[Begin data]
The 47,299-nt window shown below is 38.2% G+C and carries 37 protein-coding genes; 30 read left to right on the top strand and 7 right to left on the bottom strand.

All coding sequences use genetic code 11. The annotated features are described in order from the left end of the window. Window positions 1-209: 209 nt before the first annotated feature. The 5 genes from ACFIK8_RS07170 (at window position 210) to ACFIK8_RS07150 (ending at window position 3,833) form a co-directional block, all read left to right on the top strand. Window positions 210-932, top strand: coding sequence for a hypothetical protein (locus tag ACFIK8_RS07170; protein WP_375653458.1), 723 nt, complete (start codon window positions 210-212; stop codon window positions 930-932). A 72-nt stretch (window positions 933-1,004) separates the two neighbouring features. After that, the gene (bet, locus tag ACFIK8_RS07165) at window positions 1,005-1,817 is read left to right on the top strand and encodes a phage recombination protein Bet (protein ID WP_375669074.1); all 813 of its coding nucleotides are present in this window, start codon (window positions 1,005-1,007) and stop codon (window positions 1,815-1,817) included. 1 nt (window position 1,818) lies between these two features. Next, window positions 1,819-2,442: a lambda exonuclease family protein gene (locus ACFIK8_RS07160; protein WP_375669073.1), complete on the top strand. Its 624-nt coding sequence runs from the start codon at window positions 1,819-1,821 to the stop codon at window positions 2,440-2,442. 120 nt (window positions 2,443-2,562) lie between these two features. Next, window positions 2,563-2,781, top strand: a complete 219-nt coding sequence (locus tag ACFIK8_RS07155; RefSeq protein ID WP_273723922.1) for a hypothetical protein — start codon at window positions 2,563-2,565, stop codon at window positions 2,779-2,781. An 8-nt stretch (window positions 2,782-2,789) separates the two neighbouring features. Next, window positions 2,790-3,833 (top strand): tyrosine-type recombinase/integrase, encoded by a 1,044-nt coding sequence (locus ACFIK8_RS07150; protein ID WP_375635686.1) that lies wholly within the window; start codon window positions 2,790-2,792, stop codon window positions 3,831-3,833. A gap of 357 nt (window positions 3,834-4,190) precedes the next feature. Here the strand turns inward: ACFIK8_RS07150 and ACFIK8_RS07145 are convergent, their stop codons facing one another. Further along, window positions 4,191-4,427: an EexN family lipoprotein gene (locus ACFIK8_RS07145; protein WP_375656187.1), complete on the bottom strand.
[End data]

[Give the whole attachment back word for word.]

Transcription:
The 47,299-nt window shown below is 38.2% G+C and carries 37 protein-coding genes; 30 read left to right on the top strand and 7 right to left on the bottom strand.

All coding sequences use genetic code 11. The annotated features are described in order from the left end of the window. Window positions 1-209: 209 nt before the first annotated feature. The 5 genes from ACFIK8_RS07170 (at window position 210) to ACFIK8_RS07150 (ending at window position 3,833) form a co-directional block, all read left to right on the top strand. Window positions 210-932, top strand: coding sequence for a hypothetical protein (locus tag ACFIK8_RS07170; protein WP_375653458.1), 723 nt, complete (start codon window positions 210-212; stop codon window positions 930-932). A 72-nt stretch (window positions 933-1,004) separates the two neighbouring features. After that, the gene (bet, locus tag ACFIK8_RS07165) at window positions 1,005-1,817 is read left to right on the top strand and encodes a phage recombination protein Bet (protein ID WP_375669074.1); all 813 of its coding nucleotides are present in this window, start codon (window positions 1,005-1,007) and stop codon (window positions 1,815-1,817) included. 1 nt (window position 1,818) lies between these two features. Next, window positions 1,819-2,442: a lambda exonuclease family protein gene (locus ACFIK8_RS07160; protein WP_375669073.1), complete on the top strand. Its 624-nt coding sequence runs from the start codon at window positions 1,819-1,821 to the stop codon at window positions 2,440-2,442. 120 nt (window positions 2,443-2,562) lie between these two features. Next, window positions 2,563-2,781, top strand: a complete 219-nt coding sequence (locus tag ACFIK8_RS07155; RefSeq protein ID WP_273723922.1) for a hypothetical protein — start codon at window positions 2,563-2,565, stop codon at window positions 2,779-2,781. An 8-nt stretch (window positions 2,782-2,789) separates the two neighbouring features. Next, window positions 2,790-3,833 (top strand): tyrosine-type recombinase/integrase, encoded by a 1,044-nt coding sequence (locus ACFIK8_RS07150; protein ID WP_375635686.1) that lies wholly within the window; start codon window positions 2,790-2,792, stop codon window positions 3,831-3,833. A gap of 357 nt (window positions 3,834-4,190) precedes the next feature. Here the strand turns inward: ACFIK8_RS07150 and ACFIK8_RS07145 are convergent, their stop codons facing one another. Further along, window positions 4,191-4,427: an EexN family lipoprotein gene (locus ACFIK8_RS07145; protein WP_375656187.1), complete on the bottom strand.